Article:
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Unanswered Dumbledore Questions

by David Haber

These are elements of Harry Potter and the Half-Blood Prince that would seem to be related to either the Dumbledore or Snape mysteries, but they have loop-holes or unresovled bits of information, and we're not sure about them and are still checking into them...

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Reader Comments: (Page 2)

you are so right dumbledore can not be .1 why wuold snape dumbledore he has put up with him for lots of years if snape really hated dumbledore he would have ed dubledore ages ago.

Posted by karime from artesia nm on September 16, 2006 2:06 PM

this is a wonderful site...
i hav a question.. mundungus was banned from d hogs head, as it has been said in the 5th book, and the barman havin a good memeory... but in the 6th book, harry spots dung with someone in hogsmeade and reconises him as the barman from hogs head(aberforth, dumbuldore's bro)... if he was banned, how com it is tat he's frnds wdt the barman?

Posted by thej on September 17, 2006 03:00 AM

i think there's one more possibility you should consider regarding the bottled pensieve memories. last time i read half blood prince was when it newly came out, so im not so sure of the exact details, but i remember that the first time harry saw one of slughorn's memories, and it was modified, with parts erased. when harry had to get the original memory, he got it from slughorn in a bottle. i think it may be possible that the memories dumbledore showed harry were modified, like slughorn's. again, i dont remember the exact details of the book, so i'll leave it to you to theorize as to why he'd use modified memories, other than that he might be a fake dumbledore.

Posted by octavio barretto from corpus christi, texas on September 17, 2006 6:28 PM

Here's a question that's been bugging me since I first saw this site. There is a theory that Dumbledore had Snape him to fulfill some unknown purpose.

Why in the world does Dumbledore think he would be more useful in the battle with Voldemort than alive?!

Posted by Saint Cad from Los Angeles on September 19, 2006 12:01 AM

I think that Dumbledore is expecting Voldemort to be overconfident...knowing that He is not around, and that Harry be confronting him alone. Overconfidence ususally makes for sloppy work

Posted by Sharon from Michigan on September 20, 2006 10:25 AM

I think this is all really good, but there's just one place where I have something to say...

The theory that Dumbledore is not Dumbledore for most of the book doesnt really fit. I dont think Dumbledore would be that irresponsible to actually hand himself to someone else, especially not at a time where he has so much to teach Harry. To explain the whole memory-in-a-bottle situation, here's my theory:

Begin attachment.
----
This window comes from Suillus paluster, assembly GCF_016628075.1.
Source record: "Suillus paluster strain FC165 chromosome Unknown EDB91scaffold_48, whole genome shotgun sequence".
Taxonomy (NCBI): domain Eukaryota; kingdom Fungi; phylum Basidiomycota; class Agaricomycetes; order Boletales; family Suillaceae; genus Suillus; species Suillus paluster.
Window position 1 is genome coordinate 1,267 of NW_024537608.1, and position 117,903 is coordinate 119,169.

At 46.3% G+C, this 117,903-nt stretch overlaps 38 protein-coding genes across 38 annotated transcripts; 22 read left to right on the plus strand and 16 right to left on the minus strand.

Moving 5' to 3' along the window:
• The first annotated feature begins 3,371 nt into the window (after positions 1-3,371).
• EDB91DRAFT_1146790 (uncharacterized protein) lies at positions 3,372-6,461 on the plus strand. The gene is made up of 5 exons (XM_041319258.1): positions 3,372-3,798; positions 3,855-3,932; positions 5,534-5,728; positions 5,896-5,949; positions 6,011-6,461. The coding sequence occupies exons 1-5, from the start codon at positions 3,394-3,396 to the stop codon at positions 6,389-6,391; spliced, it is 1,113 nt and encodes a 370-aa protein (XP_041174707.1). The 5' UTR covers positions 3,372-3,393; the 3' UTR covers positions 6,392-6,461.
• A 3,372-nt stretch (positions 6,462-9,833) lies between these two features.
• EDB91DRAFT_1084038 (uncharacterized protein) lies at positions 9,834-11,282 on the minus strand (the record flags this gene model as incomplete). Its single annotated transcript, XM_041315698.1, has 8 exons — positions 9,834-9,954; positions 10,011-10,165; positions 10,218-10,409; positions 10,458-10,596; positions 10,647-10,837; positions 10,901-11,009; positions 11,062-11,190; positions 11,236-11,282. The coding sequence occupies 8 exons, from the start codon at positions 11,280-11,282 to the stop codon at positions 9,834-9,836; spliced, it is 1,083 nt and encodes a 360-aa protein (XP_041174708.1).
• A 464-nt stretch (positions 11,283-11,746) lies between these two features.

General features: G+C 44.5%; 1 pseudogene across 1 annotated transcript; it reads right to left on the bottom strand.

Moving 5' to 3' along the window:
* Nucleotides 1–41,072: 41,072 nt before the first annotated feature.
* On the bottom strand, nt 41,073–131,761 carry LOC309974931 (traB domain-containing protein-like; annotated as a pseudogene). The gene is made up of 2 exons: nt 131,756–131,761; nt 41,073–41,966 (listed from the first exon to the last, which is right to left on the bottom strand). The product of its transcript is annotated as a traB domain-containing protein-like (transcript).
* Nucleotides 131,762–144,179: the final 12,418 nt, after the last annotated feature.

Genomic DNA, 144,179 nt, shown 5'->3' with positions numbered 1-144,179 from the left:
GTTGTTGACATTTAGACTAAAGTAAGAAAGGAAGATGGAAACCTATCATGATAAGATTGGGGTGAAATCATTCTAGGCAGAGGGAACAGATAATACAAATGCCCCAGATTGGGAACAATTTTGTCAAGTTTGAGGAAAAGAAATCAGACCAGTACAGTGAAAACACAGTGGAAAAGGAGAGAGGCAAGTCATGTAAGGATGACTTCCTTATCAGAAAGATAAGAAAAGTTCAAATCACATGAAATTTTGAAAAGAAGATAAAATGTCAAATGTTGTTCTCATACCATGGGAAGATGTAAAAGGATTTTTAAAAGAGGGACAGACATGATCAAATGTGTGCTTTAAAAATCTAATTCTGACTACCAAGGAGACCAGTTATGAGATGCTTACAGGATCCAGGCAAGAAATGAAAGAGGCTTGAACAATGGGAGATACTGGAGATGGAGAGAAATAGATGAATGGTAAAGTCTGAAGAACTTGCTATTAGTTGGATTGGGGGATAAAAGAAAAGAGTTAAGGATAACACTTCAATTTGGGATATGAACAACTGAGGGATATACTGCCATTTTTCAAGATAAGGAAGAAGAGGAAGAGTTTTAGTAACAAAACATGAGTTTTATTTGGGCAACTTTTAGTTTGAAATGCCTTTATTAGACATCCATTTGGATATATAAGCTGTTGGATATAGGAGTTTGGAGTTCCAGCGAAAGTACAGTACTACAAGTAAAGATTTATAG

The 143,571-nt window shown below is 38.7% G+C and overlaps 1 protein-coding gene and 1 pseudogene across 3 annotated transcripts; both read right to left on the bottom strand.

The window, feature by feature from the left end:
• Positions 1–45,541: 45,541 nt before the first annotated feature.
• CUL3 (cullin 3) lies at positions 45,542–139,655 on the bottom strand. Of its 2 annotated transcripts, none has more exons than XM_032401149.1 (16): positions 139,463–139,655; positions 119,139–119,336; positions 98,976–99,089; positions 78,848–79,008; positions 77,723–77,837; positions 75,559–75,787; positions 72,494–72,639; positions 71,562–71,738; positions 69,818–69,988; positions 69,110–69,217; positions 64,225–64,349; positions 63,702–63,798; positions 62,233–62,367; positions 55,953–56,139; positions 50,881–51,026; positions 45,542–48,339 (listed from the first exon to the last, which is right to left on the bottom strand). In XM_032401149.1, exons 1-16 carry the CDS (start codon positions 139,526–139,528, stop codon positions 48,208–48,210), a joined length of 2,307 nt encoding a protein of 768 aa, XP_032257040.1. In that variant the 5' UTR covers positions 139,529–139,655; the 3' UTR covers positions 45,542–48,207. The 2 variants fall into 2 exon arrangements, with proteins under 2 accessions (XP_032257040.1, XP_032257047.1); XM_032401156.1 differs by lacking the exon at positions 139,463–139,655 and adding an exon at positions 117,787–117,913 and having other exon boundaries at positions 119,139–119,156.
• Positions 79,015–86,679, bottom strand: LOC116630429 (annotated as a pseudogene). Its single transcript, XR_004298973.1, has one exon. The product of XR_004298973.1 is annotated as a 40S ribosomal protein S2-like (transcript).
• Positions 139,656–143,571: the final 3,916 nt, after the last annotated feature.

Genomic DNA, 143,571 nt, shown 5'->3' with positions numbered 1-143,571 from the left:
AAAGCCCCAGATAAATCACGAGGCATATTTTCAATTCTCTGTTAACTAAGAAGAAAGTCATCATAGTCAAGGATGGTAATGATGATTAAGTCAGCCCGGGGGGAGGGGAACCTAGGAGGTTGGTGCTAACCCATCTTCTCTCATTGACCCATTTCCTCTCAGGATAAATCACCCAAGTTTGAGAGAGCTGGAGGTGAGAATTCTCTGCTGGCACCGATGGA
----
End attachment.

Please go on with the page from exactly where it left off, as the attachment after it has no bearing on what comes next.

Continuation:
We all know that Snape stored his memories in the Pensieve before he and Harry practiced Occlumency because (even though Harry was horrible at it) there was a chance that Harry could get an insight into Snape's mind (which he does later, seeing flashes from Snape's childhood). And memories aren't even safe in the Pensieve. Didnt Harry view Snape's worst memory in OotP by simply going into the Pensieve? So isnt there atleast a small possibility that Dumbledore put his memory in a bottle to make sure nobody would ever see it?

Posted by Lili from Texas on September 20, 2006 7:29 PM

To the comment related to Snape and Dumbledore switching places with polyjuice potion...

The last memory that particular Dumbledore(or disguised Snape) shows Harry is of the prophecy of Trelawney. When Harry asks whose memory it is, Dumbledore/possibly Snape says, "Mine." If it is Snape, then he too can truly say "mine," because he was at the Hogshead that evening...also...I think ( I really ought to read it for the 7th time ) that the memory is cut off and Dumbledore/Snape says "unfortunately there was an interruption" or something to that effect and since the memory is NOT completely seen, it is not clear whose memory it is! If the memory had been fully lived as Dumbledore's, he would have stayed in the room with Trelawney. Were it Snape's, then the memory would logically follow Snape's uncermonious ejection from the Inn.
Regardless, the theory of Snape and Dumbledore switching places, while farfetched, can be logically explained, and do fit in with the bottled memory theory.

Of could just be for safekeeping...

Posted by Dave Arthurs from Marion, IN on September 21, 2006 5:04 PM

I agree with Phablo that Dumbledore (wanted to) because then Harry would continue with the Horcrux hunt. And that he went with Harry to get the (fake) horcrux to secretly communicate to Harry that that's what he (Dumbledore) would've wanted him to do: find the other horcruxes.

...RIP Albus Dumbledore...

Posted by El Barto from Ann Arbor, Michigan on September 25, 2006 3:27 PM

Interesting article. Unfortunately, the fact is that he is "," and very few of these "Unanswered Questions" are in fact unanswered, or at least unanswerable.

Question 1.
The idea of a time limit is an intriguing one, and something which occurred to me around my second reading of the book. I agree that it's unlikely, and would suggest that the 'time frame' has to do with a.) the situation at hand and b.) opportunity. I think that, with Draco obviously unable to commit , and given the opportunity to Dumbledore, had Snape not done so, then the Vow would have been considered broken.